In Goodenough v Chief Constable of Thames Valley Police  EWHC 695 (QB) , the High Court, Turner J, considered a claim for damages brought by Robin Goodenough’s mother and sister. The claims arose out of Mr Goodenough’s death on 27 September 2003 following a short car chase and traffic stop. The Claimants asserted that police officers had assaulted Mr Goodenough and that thereafter had been breaches of Article 2 of the Human Rights Act 1998. The case provides useful insights into the approach to be taken when conducting a judicial analysis of incidents such as this and may be relied upon by those arguing that an Art 2 inquest is required in order to meet investigative short comings.
In LXD and Ors v Chief Constable of Merseyside Police  EWHC 1685 (Admin), the Administrative Court found that the police had not breached its obligations under Articles 2, 3 and 8 of the Human Rights Act 1998 in its response to a threat to kill LXD and her children. Dingemans J, as he then was, encouraged mediation where the recipient of such a threat sought to challenge the adequacy of the police’s risk assessment or the protective measures that the police have put in place. The judge also questioned the appropriateness of a claim for judicial review being brought in these circumstances, which are likely to involve disputes of fact.
In Griffiths v (1) Chief Constable of Suffolk (2) Suffolk NHS Foundation Trust  EWHC 2538 (QB), the High Court dismissed claims that the Chief Constable and the NHS Trust were negligent in breaching their duties of care or had breached human rights. The case is interesting for reaffirming three points:
i. the law will generally not impose liability on a defendant for failing to prevent harm caused by someone else;
ii. obligations under Article 2 (right to life) or Article 3 (prohibition of torture) of the European Convention on Human Rights (ECHR) will not arise where the institution does not know of a real risk that those rights would be breached; and
iii. where there is a protective duty in respect of ECHR, Articles 2 or 3, a breach of Article 8 (respect for private and family life) cannot succeed where Articles 2 or 3 are not themselves breached.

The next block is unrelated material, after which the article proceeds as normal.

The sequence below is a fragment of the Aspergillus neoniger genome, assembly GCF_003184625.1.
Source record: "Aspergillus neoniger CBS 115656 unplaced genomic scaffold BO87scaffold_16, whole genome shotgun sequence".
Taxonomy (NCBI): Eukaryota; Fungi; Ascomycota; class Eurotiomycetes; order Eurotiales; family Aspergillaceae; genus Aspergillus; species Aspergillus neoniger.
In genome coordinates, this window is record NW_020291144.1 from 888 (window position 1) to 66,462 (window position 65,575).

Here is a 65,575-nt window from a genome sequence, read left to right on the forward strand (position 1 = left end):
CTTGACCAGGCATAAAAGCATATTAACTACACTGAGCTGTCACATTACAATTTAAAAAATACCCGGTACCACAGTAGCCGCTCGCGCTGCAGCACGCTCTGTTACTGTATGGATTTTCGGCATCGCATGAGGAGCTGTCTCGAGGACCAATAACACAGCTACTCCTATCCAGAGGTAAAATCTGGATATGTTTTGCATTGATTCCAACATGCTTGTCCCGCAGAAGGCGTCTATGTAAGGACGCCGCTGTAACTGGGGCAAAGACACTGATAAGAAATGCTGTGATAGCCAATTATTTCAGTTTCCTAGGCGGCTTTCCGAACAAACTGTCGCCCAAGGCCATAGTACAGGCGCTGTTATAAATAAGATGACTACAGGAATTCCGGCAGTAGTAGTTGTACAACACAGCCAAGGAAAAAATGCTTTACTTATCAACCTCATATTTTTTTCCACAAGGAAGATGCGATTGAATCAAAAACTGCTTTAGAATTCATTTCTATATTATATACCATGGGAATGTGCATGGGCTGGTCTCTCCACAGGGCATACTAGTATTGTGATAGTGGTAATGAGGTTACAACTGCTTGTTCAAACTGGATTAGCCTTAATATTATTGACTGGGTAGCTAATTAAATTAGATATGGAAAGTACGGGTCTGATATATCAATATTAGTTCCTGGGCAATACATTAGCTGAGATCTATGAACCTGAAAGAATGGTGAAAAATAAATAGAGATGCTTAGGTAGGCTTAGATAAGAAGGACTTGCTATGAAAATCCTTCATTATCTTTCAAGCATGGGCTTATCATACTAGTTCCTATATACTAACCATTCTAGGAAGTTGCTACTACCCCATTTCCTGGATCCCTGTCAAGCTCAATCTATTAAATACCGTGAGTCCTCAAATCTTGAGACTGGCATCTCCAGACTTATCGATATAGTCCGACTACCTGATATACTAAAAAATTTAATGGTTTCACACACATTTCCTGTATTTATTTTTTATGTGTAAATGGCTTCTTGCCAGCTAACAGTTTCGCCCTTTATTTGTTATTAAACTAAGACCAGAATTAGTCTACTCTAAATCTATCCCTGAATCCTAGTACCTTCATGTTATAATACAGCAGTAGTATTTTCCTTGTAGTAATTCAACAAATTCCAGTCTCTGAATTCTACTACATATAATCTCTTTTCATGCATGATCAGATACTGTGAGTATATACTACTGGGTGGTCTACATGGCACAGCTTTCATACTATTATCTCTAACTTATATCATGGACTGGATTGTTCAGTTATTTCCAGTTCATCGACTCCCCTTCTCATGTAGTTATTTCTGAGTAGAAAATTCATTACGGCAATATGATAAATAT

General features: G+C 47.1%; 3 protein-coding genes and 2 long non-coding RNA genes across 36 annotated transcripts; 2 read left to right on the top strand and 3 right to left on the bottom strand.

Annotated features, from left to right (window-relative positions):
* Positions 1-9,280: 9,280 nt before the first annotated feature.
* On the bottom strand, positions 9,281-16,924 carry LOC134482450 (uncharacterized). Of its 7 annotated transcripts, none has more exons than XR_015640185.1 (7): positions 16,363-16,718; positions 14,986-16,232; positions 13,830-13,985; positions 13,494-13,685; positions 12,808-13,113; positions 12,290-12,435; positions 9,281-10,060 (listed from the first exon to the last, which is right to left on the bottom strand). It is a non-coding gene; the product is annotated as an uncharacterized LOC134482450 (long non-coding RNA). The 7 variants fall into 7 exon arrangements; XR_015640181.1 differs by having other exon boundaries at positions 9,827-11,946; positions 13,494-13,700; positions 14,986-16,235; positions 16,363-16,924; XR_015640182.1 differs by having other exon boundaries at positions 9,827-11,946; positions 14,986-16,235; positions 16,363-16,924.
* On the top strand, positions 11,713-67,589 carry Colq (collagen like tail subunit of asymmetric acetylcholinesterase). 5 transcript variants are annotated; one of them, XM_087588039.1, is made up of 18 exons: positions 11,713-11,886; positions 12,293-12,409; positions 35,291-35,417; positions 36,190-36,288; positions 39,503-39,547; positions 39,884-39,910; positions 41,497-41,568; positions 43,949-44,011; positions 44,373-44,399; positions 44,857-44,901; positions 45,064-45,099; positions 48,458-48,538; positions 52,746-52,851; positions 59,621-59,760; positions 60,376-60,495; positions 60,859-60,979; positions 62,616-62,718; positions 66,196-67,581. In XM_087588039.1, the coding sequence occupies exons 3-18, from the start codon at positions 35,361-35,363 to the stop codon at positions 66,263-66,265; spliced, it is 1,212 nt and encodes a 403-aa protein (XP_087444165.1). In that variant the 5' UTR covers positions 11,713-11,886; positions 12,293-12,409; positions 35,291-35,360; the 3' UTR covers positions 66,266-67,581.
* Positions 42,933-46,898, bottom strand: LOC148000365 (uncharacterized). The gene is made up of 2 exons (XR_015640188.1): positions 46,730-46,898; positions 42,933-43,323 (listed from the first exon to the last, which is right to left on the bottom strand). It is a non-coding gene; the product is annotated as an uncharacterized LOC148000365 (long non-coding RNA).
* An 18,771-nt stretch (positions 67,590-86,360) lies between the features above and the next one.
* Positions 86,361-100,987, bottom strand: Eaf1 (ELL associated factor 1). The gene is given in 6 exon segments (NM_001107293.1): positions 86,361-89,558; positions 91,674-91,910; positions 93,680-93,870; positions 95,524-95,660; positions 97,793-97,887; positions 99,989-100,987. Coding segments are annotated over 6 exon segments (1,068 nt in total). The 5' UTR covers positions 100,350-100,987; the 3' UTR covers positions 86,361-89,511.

R (Birks) v Commissioner of Police of the Metropolis  EWHC 807 (Admin) is the case of an officer who wanted to resign in order to take up a position as a minister in the Church of England. He was suspended and not permitted to resign, so that the IPCC (as it then was) could investigate his conduct in connection with the arrest of Sean Rigg who died in custody at Brixton Police Station in 2008.
Before the “former officer” provisions were introduced by the Police (Conduct, Complaints and Misconduct and Appeal Tribunal) (Amendment) Regulations 2017, the IPCC could investigate the conduct of an officer, serving or retired but a case to answer decision and disciplinary proceedings could only be taken in relation to a serving officer. In 2003, the Home Secretary issued guidance (Circular 55/2003) to the effect that the power to suspend could be used to prevent a resignation and thereby ensure the completion of disciplinary proceedings. If an officer was suspended, they had to seek the permission of their Chief Officer to resign or retire.
In PC Birks’ case, his resignation had been accepted by the Metropolitan Police in 2014, notwithstanding the new IPCC investigation. But this acceptance was rescinded, under pressure from the IPCC and Mr Rigg’s sister – and PC Birks was suspended precisely to prevent him from resigning. PC Birks first challenged this in a judicial review claim. He alleged that that being required to remain a police officer breached Article 8 (privacy) and Article 9 (religion) of his Convention Rights. Further, that it amounted to an unlawful departure from a substantive legitimate expectation because the Metropolitan Police had already accepted his resignation.
In February 2017, there was something of a falling out between the police and the IPCC regarding post-incident procedures when police firearms are deployed. Reasonable arguments were made on all sides, robustly and publicly.
Shortly before his retirement as Metropolitan Police Commissioner, Sir Bernard Hogan-Howe gave a speech calling for “less suspicion and more trust” in firearms officers. He raised a concern, also raised by the Police Federation, about officers being deterred from volunteering and training for firearms duty by the threat of being treated as a suspect when they discharge firearms on duty and then being the subject of lengthy investigations. He also said, “we can’t afford to have officers think twice because they fear the consequences of shooting someone. That’s how they get shot or the public gets hurt or a criminal gets away with a gun.”